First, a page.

Re: Performance improvement for joins where outer side is unique

From: David Rowley <dgrowleyml(at)gmail(dot)com>
To: Kyotaro HORIGUCHI <horiguchi(dot)kyotaro(at)lab(dot)ntt(dot)co(dot)jp>
Cc: PostgreSQL-development <pgsql-hackers(at)postgresql(dot)org>
Subject: Re: Performance improvement for joins where outer side is unique
Date: 2015-03-10 12:32:24
Message-ID: CAApHDvpEXAjs6mV2ro4=3qbzpx=pLrteinX0J2YHq6wrp85pPw@mail.gmail.com
Views: Raw Message | Whole Thread | Download mbox
Thread:
Lists: pgsql-hackers

On 10 March 2015 at 19:19, Kyotaro HORIGUCHI <
horiguchi(dot)kyotaro(at)lab(dot)ntt(dot)co(dot)jp> wrote:

>
> From the another point of view, the patch looks a bit large for
> the gain (for me). Addition to it, it loops by many levels.
>
> [mark_unique_joins()]
> foreach (joinlist)
> [eclassjoin_is_unique_join()]
> foreach(joinlist)
> foreach(root->eq_classes)
> foreach(root->ec_members)
>
> The innermost loop could be roughly said to iterate about 10^3*2
> times for a join of 10 tables all of which have index and no
> eclass is shared among them. From my expreince, we must have the
> same effect by far less iteration levels.
>
> This is caueed the query like this, as a bad case.
>
> create table t1 (a int, b int);
> create index i_t1 (a int);
> create table t2 (like t1 including indexes);
> ....
> create table t10 (.....);
> insert into t1 (select a, a * 10 from generate_series(0, 100) a);
> insert into t2 (select a * 10, a * 20 from generate_series(0, 100) a);
> ...
> insert into t10 (select a * 90, a * 100 from generate_series(0, 100) a);
>
> explain select t1.a, t10.b from t1 join t2 on (t1.b = t2.a) join t3 on
> (t2.b = t3.a) join t4 on (t3.b = t4.a) join t5 on (t4.b = t5.a) join t6 on
> (t5.b = t6.a) join t7 on (t6.b = t7.a) join t8 on (t7.b = t8.a) join t9 on
> (t8.b = t9.a) join t10 on (t9.b = t10.a);
>
> The head takes 3ms for planning and the patched version takes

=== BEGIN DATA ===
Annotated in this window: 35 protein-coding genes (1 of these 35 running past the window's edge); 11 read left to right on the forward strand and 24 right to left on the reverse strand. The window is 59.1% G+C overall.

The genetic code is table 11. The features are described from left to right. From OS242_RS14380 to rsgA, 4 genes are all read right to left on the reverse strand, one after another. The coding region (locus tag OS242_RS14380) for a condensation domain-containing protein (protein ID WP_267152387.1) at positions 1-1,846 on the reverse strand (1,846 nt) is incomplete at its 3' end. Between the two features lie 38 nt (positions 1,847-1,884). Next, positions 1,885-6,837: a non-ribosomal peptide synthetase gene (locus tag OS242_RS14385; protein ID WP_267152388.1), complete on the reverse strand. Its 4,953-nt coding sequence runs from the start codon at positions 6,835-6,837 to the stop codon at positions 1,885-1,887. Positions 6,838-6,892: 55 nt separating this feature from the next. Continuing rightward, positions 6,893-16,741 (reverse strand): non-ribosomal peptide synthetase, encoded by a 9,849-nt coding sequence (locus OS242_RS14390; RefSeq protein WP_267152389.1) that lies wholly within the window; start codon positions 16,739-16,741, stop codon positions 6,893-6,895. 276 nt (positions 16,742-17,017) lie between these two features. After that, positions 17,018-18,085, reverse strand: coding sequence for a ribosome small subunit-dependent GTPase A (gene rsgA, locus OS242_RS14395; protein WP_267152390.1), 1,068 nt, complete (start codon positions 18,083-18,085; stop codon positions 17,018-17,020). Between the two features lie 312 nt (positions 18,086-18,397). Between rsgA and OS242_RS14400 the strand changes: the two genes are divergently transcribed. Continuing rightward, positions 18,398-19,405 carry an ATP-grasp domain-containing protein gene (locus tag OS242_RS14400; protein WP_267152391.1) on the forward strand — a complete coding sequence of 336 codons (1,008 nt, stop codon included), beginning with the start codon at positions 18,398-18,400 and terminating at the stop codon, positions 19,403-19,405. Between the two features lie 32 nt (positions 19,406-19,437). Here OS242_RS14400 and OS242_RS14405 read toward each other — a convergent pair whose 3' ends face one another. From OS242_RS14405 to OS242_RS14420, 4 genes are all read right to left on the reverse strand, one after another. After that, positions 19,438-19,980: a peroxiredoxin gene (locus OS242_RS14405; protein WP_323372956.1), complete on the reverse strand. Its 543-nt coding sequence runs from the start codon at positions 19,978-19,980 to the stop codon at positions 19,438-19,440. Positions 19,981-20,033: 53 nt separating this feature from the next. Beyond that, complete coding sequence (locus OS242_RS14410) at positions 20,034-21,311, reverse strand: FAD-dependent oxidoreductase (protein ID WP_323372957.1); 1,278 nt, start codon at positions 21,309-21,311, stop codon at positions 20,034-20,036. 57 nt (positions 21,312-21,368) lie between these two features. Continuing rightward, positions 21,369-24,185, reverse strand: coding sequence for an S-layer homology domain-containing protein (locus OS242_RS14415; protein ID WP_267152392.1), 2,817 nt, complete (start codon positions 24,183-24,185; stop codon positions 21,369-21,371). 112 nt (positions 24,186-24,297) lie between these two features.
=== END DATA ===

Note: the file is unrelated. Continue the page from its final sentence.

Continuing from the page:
> around 5ms while pure execution time is 1ms.. I think it is a too
> long extra time.
>
>
This smells quite fishy to me. I'd be quite surprised if your machine took
an extra 2 ms to do this.

I've run what I think is the same test on my 5 year old i5 laptop and
attached the .sql file which I used to generate the same schema as you've
described.

I've also attached the results of the explain analyze "Planning Time:"
output from patched and unpatched using your test case.

I was unable to notice any difference in plan times between both versions.
In fact master came out slower, which is likely just the noise in the
results.

Just to see how long mark_unique_joins() takes with your test case I
changed query_planner() to call mark_unique_joins() 1 million times:

{
int x;
for (x = 0; x < 1000000;x++)
mark_unique_joins(root, joinlist);
}

I also got rid of the fast path test which bails out if the join is already
marked as unique.

/* check if we've already marked this join as unique on a previous call */
/*if (idxrel->is_unique_join)
return true;
*/

On my machine after making these changes, it takes 800 ms to plan the
query. So it seems that's around 800 nano seconds for a single call to
mark_unique_joins().

Perhaps you've accidentally compiled the patched version with debug asserts?

Are you able to retest this?

Regards

David Rowley

Attachment Content-Type Size
unijoin_plan_benchmark.sql text/plain 1.4 KB
unijoin_plan_benchmark_results.xlsx application/vnd.openxmlformats-officedocument.spreadsheetml.sheet 8.7 KB

In response to

Responses

Browse pgsql-hackers by date

  From Date Subject
Next Message Robert Haas 2015-03-10 12:52:54 Re: CATUPDATE confusion?
Previous Message Alvaro Herrera 2015-03-10 12:27:40 Re: patch : Allow toast tables to be moved to a different tablespace